The Twins are fucking with us, right? Royce Lewis looks like a stud. In his first 11 games in the majors, he had a .308 average, 12 hits, 5 RBI, and 2 HR — including a grand slam and a goddamn curtain call at Target Field. He’s only getting better, too. So of course the Twins optioned him to AAA St. Paul after another stellar game—raking a double and a solo homer in a 5-2 loss in Oakland.
“We have to make difficult decisions often,” said manager Rocco Baldelli. THIS IS NOT A TOUGH DECISION.
The Long-Awaited Promise of Royce Lewis
Minnesota Twins fans have been waiting for Royce Lewis for five years. We watched as he worked his way through the Minor Leagues—named to the 2019 All-Star Futures Game and then mashing to the Arizona Fall League MVP. In 2020 the Minor League season was canceled amid the pandemic. Still, we waited. In 2021 Lewis tore his ACL. We waited even longer—while Lewis’s contemporaries like Fernando Tatis Jr. and Vlad Guerrero Jr. vaulted to superstardom.
The Twins are a franchise built on the promise of its farm system. Every year experts tease us with who’s coming next. Whether it’s Miguel Sano, Kohl Stewart, Nick Gordon, or Alex Kirilloff, the promise of a prospect becoming a major league superstar, or even a contributor, often falls short. So when Royce Lewis filled in for Carlos Correa, many of us shrugged. “If he’s not ready (probably won’t be), whatever.” But incredibly, Lewis was ready. He proved he belongs. And despite being that rare prospect who met the moment, the Twins decided to hide that light under a fucking bushel.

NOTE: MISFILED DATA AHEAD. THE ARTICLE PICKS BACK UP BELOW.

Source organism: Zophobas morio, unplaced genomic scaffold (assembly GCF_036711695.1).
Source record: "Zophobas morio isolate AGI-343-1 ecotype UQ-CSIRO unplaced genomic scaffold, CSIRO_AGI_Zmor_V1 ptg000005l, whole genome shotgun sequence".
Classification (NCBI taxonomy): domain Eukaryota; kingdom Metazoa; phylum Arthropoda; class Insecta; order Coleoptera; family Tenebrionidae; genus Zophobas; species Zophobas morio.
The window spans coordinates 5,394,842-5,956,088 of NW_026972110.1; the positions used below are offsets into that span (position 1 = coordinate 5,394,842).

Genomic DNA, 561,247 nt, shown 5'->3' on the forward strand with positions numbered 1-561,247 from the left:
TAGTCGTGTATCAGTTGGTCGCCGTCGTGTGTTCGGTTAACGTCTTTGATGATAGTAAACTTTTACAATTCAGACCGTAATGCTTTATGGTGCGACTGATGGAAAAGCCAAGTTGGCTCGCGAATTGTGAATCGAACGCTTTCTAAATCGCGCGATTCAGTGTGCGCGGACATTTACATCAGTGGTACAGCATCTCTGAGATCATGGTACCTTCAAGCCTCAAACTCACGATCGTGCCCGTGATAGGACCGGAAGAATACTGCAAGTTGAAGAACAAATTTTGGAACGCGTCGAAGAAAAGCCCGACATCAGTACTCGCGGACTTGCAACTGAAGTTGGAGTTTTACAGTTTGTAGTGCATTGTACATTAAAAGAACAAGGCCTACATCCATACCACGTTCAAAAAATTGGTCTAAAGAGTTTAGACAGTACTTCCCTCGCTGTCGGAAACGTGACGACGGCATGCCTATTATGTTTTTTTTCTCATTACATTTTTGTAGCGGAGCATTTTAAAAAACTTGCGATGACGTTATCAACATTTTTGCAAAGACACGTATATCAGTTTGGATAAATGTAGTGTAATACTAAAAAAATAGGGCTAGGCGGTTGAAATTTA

Really? No Room in the Minnesota Twins Inn?
Creativity is rare in the stodgy world of baseball, but it’s surprising/infuriating that the Twins can’t think of ANY other way to use Lewis than to send him back to AAA.
The Twins knew this would be an unpopular move and immediately put their gross, patient spin on it: “With Carlos Correa returning, there’s less room for him,” “He needs consistent plate appearances,” or “We want to give him more reps at multiple positions.” Glen Perkins is right: This can’t happen up with the Twins?
The Twins are not good enough, or healthy enough, at any position to justify demoting Royce Lewis. When the Twins drafted Lewis in 2017, he’d played mostly at third base in high school, with only one season at short. So put him at third base (Gio Urshela has been fine, but he’s not the future). Put him in left until Kirilloff can
hit more than singles stay healthy. Or hell, PLAY HIM AT SHORT. Split time with Carlos Correa. I get it, you’ve got $35 million invested there, but you’re delusional if you think Correa won’t test free agency in 2023. C’mon, Twins. Don’t waste the first half of 2023 getting Lewis up to speed when he could be getting major-league experience NOW.
Royce Lewis turns 23 next month—the same age as Tatis and Guerrero Jr. And if he hadn’t torn his ACL in early 2021, Lewis might already be considered a similar major-league talent. He certainly proved he belongs, but the Twins seem content to drive him and their fans to CHS Field instead. At least Royce will be there to watch us shatter the Cup Snake World Record on May 28.